UPPER WEST SIDE, Manhattan (WABC) — The late dancer Paul Taylor left behind a rich legacy when he died four years ago at the age of 88.
The modern dance company that bears his name lives on as well as The Taylor School.
He was deeply committed to education, and the Paul Taylor Foundation continues to work with New York public schools to introduce young people to the magic of dance.
I went to meet some of the young people involved at the David H. Koch Theater at Lincoln Center where the Taylor Company is in the middle of its current season of performances.
The foundation has several ways for kids to get involved, but let’s start with a program called Arnholt Tier 3.
I first met Jody Arnholt who explained to me that “the idea was quite simple: bring school children to Lincoln Center to see Paul Taylor Modern Dance, put them in a seat at Lincoln Center to see a large company of American dance”.
she and her husband John fund the initiative that bears their name. “Why not? Because every child deserves a dance education!”
It’s called Level 3 because it’s the section of the theater where young people can sit and, thanks to the Arnholts, not have to pay a penny.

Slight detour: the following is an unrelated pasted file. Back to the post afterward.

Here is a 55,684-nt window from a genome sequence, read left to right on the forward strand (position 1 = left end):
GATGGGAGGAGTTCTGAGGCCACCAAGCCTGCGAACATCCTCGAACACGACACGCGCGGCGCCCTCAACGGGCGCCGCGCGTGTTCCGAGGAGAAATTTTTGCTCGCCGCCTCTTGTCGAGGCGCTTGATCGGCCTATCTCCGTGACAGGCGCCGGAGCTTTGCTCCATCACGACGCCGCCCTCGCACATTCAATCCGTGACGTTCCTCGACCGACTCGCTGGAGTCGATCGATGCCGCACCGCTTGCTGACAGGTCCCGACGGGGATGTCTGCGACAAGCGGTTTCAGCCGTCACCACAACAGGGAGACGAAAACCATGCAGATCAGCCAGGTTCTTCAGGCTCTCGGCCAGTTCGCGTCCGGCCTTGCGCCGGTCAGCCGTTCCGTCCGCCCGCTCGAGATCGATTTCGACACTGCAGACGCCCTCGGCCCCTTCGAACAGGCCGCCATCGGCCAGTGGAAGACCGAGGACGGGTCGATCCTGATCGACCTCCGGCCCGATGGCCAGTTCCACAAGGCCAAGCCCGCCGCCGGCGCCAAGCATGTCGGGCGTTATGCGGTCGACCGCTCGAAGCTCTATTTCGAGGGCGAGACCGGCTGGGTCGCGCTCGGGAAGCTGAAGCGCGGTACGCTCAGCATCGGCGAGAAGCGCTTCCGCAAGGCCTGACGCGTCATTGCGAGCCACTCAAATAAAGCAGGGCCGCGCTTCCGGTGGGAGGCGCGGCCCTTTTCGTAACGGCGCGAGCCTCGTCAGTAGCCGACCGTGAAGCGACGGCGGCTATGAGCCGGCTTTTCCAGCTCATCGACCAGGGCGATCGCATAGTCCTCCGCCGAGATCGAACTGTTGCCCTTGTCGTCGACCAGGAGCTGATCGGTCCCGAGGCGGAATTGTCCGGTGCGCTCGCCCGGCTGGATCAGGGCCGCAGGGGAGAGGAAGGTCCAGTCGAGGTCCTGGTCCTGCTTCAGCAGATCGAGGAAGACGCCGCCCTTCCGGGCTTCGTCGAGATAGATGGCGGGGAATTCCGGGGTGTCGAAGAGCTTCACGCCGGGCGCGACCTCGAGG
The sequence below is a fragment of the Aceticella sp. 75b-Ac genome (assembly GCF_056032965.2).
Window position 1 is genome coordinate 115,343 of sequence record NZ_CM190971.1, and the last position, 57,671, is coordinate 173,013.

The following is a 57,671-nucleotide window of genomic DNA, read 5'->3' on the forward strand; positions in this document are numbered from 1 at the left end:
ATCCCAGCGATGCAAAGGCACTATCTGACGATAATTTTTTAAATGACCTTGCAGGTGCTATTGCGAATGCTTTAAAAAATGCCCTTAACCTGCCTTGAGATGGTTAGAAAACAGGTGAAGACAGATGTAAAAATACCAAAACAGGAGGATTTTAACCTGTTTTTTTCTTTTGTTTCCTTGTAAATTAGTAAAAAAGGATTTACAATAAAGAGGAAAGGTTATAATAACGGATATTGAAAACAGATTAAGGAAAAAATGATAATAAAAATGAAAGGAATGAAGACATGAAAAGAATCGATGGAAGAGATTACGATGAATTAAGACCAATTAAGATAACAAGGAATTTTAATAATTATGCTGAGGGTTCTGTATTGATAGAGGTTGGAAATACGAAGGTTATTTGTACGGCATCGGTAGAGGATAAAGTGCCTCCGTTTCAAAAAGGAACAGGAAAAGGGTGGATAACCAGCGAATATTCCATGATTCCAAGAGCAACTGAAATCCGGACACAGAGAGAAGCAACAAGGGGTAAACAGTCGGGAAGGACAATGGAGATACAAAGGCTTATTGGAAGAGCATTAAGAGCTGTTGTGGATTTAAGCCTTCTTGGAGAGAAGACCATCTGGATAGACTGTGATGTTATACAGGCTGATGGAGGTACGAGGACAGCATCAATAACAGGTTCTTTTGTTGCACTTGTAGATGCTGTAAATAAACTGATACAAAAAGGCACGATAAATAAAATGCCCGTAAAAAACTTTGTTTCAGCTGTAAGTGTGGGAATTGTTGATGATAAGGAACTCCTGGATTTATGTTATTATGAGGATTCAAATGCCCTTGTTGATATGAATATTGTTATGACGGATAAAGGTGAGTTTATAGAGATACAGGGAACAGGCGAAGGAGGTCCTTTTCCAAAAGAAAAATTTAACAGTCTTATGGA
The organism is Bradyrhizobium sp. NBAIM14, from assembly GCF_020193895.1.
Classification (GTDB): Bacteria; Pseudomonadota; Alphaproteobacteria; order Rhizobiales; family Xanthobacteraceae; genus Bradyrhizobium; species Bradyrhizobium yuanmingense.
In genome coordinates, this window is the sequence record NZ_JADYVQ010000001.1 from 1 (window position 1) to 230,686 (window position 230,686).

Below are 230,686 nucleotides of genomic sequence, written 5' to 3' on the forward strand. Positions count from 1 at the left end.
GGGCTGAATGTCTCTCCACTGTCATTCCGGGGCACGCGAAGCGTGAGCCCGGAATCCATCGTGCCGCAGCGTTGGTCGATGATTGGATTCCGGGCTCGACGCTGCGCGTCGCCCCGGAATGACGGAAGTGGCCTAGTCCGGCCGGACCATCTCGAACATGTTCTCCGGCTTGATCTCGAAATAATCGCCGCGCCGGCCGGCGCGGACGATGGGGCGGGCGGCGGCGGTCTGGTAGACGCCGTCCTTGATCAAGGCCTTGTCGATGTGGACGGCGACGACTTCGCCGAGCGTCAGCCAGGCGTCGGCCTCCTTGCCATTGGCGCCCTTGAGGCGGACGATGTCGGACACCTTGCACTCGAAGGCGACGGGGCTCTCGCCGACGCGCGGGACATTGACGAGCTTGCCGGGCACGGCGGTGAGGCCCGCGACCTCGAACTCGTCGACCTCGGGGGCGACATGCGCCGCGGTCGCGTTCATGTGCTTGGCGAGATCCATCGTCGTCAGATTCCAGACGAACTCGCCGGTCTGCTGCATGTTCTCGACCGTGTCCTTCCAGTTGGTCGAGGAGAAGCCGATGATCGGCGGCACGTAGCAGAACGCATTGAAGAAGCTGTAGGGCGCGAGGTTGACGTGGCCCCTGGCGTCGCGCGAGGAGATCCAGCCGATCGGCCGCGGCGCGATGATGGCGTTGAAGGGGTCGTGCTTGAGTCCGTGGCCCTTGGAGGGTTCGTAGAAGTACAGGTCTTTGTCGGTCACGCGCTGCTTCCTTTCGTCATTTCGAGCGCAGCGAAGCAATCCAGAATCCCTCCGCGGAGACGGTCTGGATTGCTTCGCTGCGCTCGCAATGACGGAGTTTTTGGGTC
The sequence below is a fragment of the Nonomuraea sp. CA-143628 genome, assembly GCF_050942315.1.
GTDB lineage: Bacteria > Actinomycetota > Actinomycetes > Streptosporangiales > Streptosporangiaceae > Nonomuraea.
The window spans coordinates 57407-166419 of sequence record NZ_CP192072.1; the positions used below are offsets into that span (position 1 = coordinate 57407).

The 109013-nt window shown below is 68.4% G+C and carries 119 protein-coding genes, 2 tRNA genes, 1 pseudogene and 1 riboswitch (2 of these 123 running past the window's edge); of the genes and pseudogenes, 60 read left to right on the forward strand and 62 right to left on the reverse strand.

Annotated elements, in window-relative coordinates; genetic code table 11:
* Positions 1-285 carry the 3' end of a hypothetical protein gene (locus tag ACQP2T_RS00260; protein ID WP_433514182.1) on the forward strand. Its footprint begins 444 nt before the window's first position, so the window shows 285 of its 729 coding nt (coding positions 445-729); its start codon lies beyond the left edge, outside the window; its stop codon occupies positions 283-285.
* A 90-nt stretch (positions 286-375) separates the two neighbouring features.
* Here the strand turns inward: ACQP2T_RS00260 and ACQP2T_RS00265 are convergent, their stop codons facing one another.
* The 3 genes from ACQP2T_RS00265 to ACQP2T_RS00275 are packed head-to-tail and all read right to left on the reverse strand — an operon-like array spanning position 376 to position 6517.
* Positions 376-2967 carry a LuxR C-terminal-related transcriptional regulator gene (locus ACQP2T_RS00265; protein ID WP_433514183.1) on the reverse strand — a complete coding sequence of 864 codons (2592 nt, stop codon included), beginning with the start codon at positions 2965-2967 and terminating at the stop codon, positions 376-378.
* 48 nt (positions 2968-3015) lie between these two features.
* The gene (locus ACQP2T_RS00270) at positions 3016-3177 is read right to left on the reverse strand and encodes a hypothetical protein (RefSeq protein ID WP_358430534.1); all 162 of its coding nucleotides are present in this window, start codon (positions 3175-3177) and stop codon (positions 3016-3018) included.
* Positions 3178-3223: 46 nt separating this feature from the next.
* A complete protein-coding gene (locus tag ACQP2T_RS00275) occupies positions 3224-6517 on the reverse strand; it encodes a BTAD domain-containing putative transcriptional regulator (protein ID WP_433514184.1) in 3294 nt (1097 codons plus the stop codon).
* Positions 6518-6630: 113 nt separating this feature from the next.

One student told me, “Getting free tickets to a show opened my eyes to this new style of dance,” and senior high school student Lyric Penland added that it was “a way to feel free”. Ariel Strochkova added, “I went with my mum and we were so excited to see it. We were like it was awesome.”
I even met students, like Francesca Tavano from Staten Island, whose lives had been changed. “Not only was I amazed, but I ran to my teacher and said, ‘I have to dance with them. I have to be a part of this!”
Madison Polanco of the Bronx had a similar experience. “It introduced me a lot to the Paul Taylor program which I now attend 3 days a week.”
Ines Cottin Ahmed pointed out her diversity. “That’s really what I resonate with because I’m diverse, and I also love that it’s very family-friendly.”
A key member of the family is Carolyn Adams, a former Taylor dancer who is now the director of education for these students. “They’re taking the cultural opportunity,” she told me, “and they’re willing to pass it on.”
Adam has been involved since 1965 and now mentors students like 12th grader Ziane McGregor from Brooklyn.
She works in a separate program within Taylor that introduces young children to dance in their classrooms, but speaks for everyone involved when watching Taylor: “Boosted my confidence, and it allowed me to be more open to other ideas and more dance experiences.”
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